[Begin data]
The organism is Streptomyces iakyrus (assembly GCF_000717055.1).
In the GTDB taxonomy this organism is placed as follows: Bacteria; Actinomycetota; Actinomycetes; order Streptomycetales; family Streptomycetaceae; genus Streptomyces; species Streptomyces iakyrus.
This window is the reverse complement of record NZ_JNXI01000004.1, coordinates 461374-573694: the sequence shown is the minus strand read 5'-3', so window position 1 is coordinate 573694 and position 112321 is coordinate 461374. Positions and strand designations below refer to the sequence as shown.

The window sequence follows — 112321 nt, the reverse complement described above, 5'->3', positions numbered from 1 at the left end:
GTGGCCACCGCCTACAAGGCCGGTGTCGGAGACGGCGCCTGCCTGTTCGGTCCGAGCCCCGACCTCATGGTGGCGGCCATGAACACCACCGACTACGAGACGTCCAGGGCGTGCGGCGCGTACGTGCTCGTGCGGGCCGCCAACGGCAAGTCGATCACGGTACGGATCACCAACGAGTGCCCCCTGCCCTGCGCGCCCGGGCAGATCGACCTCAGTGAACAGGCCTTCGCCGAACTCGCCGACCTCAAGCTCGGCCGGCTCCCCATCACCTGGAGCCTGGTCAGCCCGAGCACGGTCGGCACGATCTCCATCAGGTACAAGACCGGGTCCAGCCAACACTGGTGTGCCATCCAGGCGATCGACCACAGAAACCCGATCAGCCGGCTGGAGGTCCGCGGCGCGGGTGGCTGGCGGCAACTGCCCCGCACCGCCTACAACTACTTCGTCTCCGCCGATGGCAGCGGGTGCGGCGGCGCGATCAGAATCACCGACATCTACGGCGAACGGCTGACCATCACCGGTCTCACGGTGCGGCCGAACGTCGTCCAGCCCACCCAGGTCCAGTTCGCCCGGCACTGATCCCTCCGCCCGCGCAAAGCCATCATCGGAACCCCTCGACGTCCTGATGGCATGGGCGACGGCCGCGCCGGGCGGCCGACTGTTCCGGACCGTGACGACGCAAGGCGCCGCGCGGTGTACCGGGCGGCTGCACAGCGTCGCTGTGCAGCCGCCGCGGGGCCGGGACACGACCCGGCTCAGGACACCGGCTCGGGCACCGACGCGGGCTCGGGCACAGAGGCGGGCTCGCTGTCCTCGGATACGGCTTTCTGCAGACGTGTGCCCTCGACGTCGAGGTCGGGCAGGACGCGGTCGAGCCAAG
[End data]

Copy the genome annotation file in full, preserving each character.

The organism is Streptomyces iakyrus (assembly GCF_000717055.1).
In the GTDB taxonomy this organism is placed as follows: Bacteria; Actinomycetota; Actinomycetes; order Streptomycetales; family Streptomycetaceae; genus Streptomyces; species Streptomyces iakyrus.
This window is the reverse complement of record NZ_JNXI01000004.1, coordinates 461374-573694: the sequence shown is the minus strand read 5'-3', so window position 1 is coordinate 573694 and position 112321 is coordinate 461374. Positions and strand designations below refer to the sequence as shown.

The window sequence follows — 112321 nt, the reverse complement described above, 5'->3', positions numbered from 1 at the left end:
GTGGCCACCGCCTACAAGGCCGGTGTCGGAGACGGCGCCTGCCTGTTCGGTCCGAGCCCCGACCTCATGGTGGCGGCCATGAACACCACCGACTACGAGACGTCCAGGGCGTGCGGCGCGTACGTGCTCGTGCGGGCCGCCAACGGCAAGTCGATCACGGTACGGATCACCAACGAGTGCCCCCTGCCCTGCGCGCCCGGGCAGATCGACCTCAGTGAACAGGCCTTCGCCGAACTCGCCGACCTCAAGCTCGGCCGGCTCCCCATCACCTGGAGCCTGGTCAGCCCGAGCACGGTCGGCACGATCTCCATCAGGTACAAGACCGGGTCCAGCCAACACTGGTGTGCCATCCAGGCGATCGACCACAGAAACCCGATCAGCCGGCTGGAGGTCCGCGGCGCGGGTGGCTGGCGGCAACTGCCCCGCACCGCCTACAACTACTTCGTCTCCGCCGATGGCAGCGGGTGCGGCGGCGCGATCAGAATCACCGACATCTACGGCGAACGGCTGACCATCACCGGTCTCACGGTGCGGCCGAACGTCGTCCAGCCCACCCAGGTCCAGTTCGCCCGGCACTGATCCCTCCGCCCGCGCAAAGCCATCATCGGAACCCCTCGACGTCCTGATGGCATGGGCGACGGCCGCGCCGGGCGGCCGACTGTTCCGGACCGTGACGACGCAAGGCGCCGCGCGGTGTACCGGGCGGCTGCACAGCGTCGCTGTGCAGCCGCCGCGGGGCCGGGACACGACCCGGCTCAGGACACCGGCTCGGGCACCGACGCGGGCTCGGGCACAGAGGCGGGCTCGCTGTCCTCGGATACGGCTTTCTGCAGACGTGTGCCCTCGACGTCGAGGTCGGGCAGGACGCGGTCGAGCCAAG